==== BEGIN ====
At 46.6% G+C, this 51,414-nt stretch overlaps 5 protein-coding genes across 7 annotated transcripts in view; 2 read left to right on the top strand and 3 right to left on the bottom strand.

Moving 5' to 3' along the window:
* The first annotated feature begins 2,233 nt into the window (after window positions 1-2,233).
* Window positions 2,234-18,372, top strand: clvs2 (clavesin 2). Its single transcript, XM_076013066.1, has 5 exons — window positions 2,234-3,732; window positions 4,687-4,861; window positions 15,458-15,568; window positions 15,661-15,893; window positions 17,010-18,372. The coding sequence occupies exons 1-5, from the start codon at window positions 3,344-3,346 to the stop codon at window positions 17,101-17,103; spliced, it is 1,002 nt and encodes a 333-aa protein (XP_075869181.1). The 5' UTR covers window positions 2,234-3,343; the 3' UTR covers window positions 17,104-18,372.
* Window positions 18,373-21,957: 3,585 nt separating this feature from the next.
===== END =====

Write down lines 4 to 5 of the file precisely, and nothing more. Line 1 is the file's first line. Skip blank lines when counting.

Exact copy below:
* Window positions 2,234-18,372, top strand: clvs2 (clavesin 2). Its single transcript, XM_076013066.1, has 5 exons — window positions 2,234-3,732; window positions 4,687-4,861; window positions 15,458-15,568; window positions 15,661-15,893; window positions 17,010-18,372. The coding sequence occupies exons 1-5, from the start codon at window positions 3,344-3,346 to the stop codon at window positions 17,101-17,103; spliced, it is 1,002 nt and encodes a 333-aa protein (XP_075869181.1). The 5' UTR covers window positions 2,234-3,343; the 3' UTR covers window positions 17,104-18,372.
* Window positions 18,373-21,957: 3,585 nt separating this feature from the next.